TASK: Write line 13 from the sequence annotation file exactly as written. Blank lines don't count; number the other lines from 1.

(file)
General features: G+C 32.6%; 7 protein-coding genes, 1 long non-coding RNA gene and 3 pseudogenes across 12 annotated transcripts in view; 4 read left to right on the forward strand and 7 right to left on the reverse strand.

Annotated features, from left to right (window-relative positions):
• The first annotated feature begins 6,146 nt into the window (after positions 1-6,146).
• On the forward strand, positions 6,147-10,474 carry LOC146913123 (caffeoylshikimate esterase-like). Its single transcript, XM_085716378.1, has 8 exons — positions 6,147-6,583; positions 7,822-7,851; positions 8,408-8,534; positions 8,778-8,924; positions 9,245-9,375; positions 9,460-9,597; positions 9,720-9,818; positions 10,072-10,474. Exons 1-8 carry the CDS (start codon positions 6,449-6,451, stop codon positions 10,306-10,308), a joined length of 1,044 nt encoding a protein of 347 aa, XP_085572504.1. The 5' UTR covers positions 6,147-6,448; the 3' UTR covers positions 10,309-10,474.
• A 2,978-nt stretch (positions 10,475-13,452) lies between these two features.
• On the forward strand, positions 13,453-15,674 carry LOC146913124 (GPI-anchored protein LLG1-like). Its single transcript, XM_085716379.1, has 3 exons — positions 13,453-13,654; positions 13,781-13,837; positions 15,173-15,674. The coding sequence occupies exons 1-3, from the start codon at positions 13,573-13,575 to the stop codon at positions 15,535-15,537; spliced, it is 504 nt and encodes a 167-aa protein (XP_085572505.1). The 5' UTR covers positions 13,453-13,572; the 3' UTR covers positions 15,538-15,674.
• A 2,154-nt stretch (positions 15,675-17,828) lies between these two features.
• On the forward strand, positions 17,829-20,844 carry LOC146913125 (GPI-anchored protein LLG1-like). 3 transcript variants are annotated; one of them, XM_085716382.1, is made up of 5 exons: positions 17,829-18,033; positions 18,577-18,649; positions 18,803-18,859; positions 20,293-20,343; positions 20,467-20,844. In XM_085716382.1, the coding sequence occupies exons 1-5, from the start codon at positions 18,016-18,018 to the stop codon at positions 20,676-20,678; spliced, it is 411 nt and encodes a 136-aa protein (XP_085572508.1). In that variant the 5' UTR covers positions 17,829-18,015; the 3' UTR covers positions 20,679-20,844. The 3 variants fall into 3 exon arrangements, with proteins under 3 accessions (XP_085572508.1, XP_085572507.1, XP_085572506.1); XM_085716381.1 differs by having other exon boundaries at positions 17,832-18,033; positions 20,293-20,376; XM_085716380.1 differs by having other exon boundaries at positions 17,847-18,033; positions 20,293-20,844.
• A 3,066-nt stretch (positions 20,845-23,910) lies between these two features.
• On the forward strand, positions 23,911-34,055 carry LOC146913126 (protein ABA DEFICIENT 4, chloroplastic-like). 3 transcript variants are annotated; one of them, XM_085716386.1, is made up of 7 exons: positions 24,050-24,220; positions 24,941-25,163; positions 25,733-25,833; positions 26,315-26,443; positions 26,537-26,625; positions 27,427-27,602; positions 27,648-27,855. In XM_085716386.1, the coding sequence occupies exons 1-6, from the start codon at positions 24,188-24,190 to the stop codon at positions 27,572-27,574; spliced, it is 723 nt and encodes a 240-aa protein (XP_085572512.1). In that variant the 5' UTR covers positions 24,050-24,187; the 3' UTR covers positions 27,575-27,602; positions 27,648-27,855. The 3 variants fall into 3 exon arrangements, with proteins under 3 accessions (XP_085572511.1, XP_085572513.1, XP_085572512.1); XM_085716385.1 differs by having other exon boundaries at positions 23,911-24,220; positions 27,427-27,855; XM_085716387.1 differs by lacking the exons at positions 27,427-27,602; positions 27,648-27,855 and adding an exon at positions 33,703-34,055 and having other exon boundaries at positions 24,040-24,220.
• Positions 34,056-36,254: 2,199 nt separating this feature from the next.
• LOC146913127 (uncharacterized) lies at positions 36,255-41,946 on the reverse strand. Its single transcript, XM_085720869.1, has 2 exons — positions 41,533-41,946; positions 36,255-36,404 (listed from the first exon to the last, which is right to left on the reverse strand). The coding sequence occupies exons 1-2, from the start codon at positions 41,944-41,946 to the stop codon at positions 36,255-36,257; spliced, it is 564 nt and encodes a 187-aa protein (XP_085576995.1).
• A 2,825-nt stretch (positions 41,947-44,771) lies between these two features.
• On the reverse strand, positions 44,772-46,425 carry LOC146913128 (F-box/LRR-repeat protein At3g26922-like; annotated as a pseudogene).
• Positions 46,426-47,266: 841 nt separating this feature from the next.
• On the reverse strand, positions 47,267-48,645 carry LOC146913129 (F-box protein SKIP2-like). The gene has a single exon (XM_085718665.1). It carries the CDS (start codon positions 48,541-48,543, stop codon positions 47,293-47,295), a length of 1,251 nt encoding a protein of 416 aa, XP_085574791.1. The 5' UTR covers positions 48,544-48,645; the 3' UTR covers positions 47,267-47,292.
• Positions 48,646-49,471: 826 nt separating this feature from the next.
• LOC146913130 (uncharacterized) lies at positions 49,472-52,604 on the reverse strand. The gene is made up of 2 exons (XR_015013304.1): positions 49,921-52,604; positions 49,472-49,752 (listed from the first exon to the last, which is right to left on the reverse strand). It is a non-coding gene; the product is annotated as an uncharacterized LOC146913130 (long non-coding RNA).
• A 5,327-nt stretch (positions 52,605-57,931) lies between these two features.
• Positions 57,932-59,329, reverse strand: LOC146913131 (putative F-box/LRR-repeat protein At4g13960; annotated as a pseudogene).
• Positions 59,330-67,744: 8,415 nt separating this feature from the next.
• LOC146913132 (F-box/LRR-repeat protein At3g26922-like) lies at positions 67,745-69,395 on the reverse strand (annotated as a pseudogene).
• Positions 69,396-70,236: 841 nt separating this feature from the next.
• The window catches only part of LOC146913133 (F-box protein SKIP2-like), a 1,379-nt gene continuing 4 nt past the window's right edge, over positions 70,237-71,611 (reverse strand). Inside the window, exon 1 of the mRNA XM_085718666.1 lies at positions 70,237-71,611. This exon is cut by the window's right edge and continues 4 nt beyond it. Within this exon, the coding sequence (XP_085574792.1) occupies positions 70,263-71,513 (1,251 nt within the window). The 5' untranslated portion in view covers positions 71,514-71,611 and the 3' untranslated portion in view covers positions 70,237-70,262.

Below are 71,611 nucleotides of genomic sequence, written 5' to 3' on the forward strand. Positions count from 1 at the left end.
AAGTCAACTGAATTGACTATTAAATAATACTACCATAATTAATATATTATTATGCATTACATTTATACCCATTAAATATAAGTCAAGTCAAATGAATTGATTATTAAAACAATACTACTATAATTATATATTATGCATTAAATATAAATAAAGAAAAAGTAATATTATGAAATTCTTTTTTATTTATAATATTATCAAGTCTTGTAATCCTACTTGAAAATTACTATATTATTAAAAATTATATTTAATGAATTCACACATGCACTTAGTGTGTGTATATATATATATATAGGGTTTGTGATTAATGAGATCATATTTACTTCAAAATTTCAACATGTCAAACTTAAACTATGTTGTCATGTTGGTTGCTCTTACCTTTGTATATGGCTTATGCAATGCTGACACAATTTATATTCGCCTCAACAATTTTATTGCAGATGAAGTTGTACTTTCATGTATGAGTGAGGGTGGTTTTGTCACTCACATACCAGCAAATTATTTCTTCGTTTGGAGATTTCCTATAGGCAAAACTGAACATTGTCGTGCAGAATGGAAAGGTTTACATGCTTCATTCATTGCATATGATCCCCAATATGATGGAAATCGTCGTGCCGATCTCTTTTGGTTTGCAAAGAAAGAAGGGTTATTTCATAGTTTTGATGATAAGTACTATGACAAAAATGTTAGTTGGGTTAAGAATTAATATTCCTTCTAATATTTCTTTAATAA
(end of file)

• A 2,825-nt stretch (positions 41,947-44,771) lies between these two features.